All along your route you will find enchanting small cafes where you can sip on a cerveza or a café con leché while you listen to live music. There are great sounding bands of street musicians everywhere you turn, providing a wonderful living soundtrack to your trek. Don’t miss the outdoor linen market – a two block stretch of some of the most beautiful embroidered items you’ve ever seen. The Parque Céspedes is also a lovely place to relax during the day. On the weekend it becomes an open air disco for the younger crowd.
If you are into la mùsica as much as we are, there are lots of great venues de la noche to choose from.
One of our favourites was the Casa de la Trova. It has been criticized by some as being too unauthentic and pandering to tourists, but we loved it nevertheless. Rotating bands entertained all day and evening, generally offering the more traditional genres like son and (of course) trova. They offer free salsa dance lessons during the day. Check out the gift shop and pick up your discos compacticos to remember the fun once you get back home.
Another real find was the Palenque de los Congos Reales. This fabulous open-air nightclub specializes in performances of relatively authentic Afro-Cuban dance and music. You can always catch something spectacular there, performed by a large company of dancers, and accompanied by a big band of hot players.
There is open-air music on most evenings at the Casa de la Mùsica, which spills over into the cobblestone stairway on the side of the main church. You are most likely to find big salsa bands there, great for dancing the night away! There’s another good store with CDs and DVDs at rock bottom prices. They stock musical instruments too.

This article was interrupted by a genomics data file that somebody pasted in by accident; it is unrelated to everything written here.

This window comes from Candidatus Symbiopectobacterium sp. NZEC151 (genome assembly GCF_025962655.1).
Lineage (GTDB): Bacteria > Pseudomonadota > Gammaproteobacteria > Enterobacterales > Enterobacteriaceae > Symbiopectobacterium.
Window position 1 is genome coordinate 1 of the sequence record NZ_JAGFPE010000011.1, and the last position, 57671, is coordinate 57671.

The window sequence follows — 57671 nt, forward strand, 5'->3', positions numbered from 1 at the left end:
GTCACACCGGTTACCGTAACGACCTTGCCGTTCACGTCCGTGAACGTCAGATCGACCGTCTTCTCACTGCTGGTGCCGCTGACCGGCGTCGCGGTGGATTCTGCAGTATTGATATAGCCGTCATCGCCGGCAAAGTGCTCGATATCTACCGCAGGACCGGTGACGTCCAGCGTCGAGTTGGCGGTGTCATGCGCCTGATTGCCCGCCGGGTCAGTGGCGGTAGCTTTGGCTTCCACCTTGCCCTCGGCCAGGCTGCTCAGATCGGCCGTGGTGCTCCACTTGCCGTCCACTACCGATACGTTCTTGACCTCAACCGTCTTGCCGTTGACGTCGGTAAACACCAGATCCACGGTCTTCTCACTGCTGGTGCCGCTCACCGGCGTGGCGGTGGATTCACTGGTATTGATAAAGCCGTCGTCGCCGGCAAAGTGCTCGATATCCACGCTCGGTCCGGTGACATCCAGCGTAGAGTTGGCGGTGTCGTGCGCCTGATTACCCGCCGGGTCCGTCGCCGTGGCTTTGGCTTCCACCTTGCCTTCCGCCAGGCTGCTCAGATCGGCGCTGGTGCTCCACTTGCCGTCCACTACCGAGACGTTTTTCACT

As in all of Cuba, paladars are plentiful in Trinidad. These officially authorized restaurants in people’s homes quite often serve tastier food than you can find in any of the state run restaurants. Our favourite was the Paladar Estela. It’s hardly a secret – you can find it near the top of the list in all the guide books. You enter through an elaborately decorated colonial house with many religious objects, two blocks north of the cathedral. The handful of tables are set in an exuberant backyard garden setting, with huge numbers of flowering plants and a wall festooned with vines. Portions are nearly as voluminous as the plant life, and dishes include roast pork a la cubana, fried chicken, grilled fish, and ham omelette.
There’s a lot to see outside the city too. Be sure to make time for a trip to the Valle de los Ingenios (Valley of the Sugar Mills) to see the ruins of dozens of 19th century sugar mills located just outside the city, which are a reminder of the importance of sugar to the Cuban economy over the centuries. Other attractions include hiking in the surrounding mountains and horseback riding in the beautiful countryside.
To sum it all up, if you want to gain a real sense of the fascinating history of Cuba, you can do no better than to make Trinidad your number one destination on the island. Que te diviertas!
If You Go:
Víazul is Cuba’s tourista bus line, and is by far the best choice of public transportation to tour the island. They run comfortable, air-conditioned long-distance coaches with washrooms and televisions to most places of interest to tourists. The Korean-made buses are in good repair, reliable and punctual. Schedules can be found on their website. The buses can be used by anyone including Cubans, but in reality, few Cubans can afford the CUC fares. Reservations can be made in advance, but are usually unnecessary except at peak travel times. Do not waste your time making an on-line reservation on the website – that rarely works. Refreshments are not served, despite what the website says. Bring your own if you can. The buses do stop for meal breaks at highway restaurants. They are often over air-conditioned, so bring something warm to wear.
There are many Web sites that list casa particulars. They can be reserved on-line, but there are many stories of travellers who have shown up only to find they have been double-booked. It’s usually better to just show up and find one there. The rates are generally 20 to 25 CUC per room per night. Here’s a few web sites. If you do a Google search, you’ll find more.
About the author:
Paul Norton does many things …. Radio show host/producer, graphic artist and web designer to name just a few. He’d love to be able to afford to travel more. His second trip to Cuba took place in February 2010. Visit www.paulnorton.ca.
All photographs are by Paul Norton or Sue Malcolm.